If you've ever seen a dumb party movie, you can predict what happens in Sisters, the Tina Fey/Amy Poehler comedy about sisters revisiting the Orlando McMansion of their youth to pack up their bedrooms and throw one last rager. Once the drugs and booze start flowing, the evening is a mess: There will be fights, dancing and destruction, and probably foam from the ceiling. Suds and secrets spill all over the house.
Fey and Poehler even divide into typical archetypes. Fey's Kate is the unhinged, oversexed loon while Poehler's Maura has the self-sacrificial prudery of a kid who spent her life cleaning up after her older sister's wreckage. Their shared bedroom is a wreck, a jumble of detritus that captures growing up girl.
You might get restless as director Jason Moore (Pitch Perfect) establishes their wearily predictable dynamic. It's tired stuff, but after two decades of friendship, Fey and Poehler know how to sell their characters' bond. They generously egg each other on to look even funnier, and Poehler may be the best straight-woman of her generation.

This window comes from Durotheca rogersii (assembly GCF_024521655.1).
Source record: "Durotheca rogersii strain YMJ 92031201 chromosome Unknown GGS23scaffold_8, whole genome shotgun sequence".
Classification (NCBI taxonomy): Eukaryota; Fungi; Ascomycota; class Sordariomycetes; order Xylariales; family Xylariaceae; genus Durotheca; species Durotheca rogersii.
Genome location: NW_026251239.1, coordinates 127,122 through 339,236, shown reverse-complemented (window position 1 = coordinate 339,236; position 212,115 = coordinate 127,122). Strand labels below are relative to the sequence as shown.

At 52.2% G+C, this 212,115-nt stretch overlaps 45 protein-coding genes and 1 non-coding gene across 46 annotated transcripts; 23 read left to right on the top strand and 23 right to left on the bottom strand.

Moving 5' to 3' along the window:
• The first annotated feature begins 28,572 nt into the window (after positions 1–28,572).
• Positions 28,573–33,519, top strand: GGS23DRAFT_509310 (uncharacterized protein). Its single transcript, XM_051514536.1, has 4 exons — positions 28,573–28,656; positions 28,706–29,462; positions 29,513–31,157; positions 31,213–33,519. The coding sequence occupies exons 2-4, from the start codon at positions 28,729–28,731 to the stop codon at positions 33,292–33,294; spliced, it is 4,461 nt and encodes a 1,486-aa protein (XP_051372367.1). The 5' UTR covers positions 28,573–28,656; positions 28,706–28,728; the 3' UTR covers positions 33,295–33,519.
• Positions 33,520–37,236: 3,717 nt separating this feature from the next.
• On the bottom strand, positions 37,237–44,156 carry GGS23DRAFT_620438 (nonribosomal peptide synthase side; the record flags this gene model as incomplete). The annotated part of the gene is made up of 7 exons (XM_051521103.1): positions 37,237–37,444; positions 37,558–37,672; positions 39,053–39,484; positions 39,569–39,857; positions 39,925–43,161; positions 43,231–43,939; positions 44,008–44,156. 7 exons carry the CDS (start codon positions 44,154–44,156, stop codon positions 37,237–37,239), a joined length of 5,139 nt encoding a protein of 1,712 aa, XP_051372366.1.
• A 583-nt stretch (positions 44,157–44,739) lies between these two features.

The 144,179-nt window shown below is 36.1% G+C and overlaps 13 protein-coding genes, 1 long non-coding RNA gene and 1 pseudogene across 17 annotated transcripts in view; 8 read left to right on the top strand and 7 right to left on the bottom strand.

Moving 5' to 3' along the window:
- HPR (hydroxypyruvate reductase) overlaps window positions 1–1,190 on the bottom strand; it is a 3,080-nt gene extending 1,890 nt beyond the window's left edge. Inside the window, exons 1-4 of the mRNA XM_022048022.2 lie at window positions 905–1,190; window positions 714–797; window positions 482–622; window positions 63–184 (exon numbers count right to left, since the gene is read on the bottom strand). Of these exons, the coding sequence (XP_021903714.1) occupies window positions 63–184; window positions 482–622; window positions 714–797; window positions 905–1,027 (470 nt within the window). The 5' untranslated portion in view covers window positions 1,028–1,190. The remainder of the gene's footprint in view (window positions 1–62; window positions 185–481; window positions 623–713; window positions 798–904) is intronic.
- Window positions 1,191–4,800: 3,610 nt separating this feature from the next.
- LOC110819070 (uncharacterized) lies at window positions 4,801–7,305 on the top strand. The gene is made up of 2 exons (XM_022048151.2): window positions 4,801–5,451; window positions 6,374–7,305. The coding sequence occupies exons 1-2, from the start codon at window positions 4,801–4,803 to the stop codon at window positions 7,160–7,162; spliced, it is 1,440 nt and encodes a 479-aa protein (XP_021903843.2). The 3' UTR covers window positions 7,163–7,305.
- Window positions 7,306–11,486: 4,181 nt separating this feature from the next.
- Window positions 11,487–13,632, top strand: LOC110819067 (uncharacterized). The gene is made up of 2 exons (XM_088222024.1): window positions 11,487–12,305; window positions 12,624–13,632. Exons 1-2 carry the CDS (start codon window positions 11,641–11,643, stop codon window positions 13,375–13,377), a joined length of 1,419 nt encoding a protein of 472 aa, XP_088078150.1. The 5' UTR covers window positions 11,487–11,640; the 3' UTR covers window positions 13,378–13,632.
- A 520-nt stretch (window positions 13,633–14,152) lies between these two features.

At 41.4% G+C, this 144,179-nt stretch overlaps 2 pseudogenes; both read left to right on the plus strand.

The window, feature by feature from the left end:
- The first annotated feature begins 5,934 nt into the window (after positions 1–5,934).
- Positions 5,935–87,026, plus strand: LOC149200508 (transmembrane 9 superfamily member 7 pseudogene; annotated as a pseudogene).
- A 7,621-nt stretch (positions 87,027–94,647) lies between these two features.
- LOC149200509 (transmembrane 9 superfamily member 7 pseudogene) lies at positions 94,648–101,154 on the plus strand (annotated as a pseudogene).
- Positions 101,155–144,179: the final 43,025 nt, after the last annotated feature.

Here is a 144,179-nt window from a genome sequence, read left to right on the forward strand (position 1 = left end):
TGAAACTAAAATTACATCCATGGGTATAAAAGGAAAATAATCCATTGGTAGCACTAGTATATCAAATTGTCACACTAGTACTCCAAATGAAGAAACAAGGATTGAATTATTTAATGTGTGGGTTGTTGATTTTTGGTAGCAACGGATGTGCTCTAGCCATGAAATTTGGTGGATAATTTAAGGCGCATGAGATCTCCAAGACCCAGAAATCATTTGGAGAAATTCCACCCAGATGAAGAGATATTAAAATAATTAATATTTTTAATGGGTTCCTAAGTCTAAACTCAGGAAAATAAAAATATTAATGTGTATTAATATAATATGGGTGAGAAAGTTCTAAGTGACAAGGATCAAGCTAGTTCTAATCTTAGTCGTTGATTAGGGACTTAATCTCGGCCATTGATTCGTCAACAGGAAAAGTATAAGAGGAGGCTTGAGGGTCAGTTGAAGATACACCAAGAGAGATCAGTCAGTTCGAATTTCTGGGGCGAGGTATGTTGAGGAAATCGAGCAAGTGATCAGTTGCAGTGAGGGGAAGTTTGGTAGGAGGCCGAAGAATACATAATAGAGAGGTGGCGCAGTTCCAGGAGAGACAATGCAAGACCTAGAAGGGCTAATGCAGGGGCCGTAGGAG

Once the bash really gets going, I was swept up in the chaos and happily clicked off my brain. Screenwriter Paula Pell classes up the dumb stuff with a touch of depth—these revelers, mature-ish people with mortgages and children, savor this night because, as Poehler yelps, "We know we could die tomorrow!" Pell unabashedly writes for and from a female POV, trusting that we'll get the joke when Maya Rudolph, as a bitter mean girl, claims she vengefully flushed a tampon down the toilet and Fey counters, "You're pads all the way, and we know it!"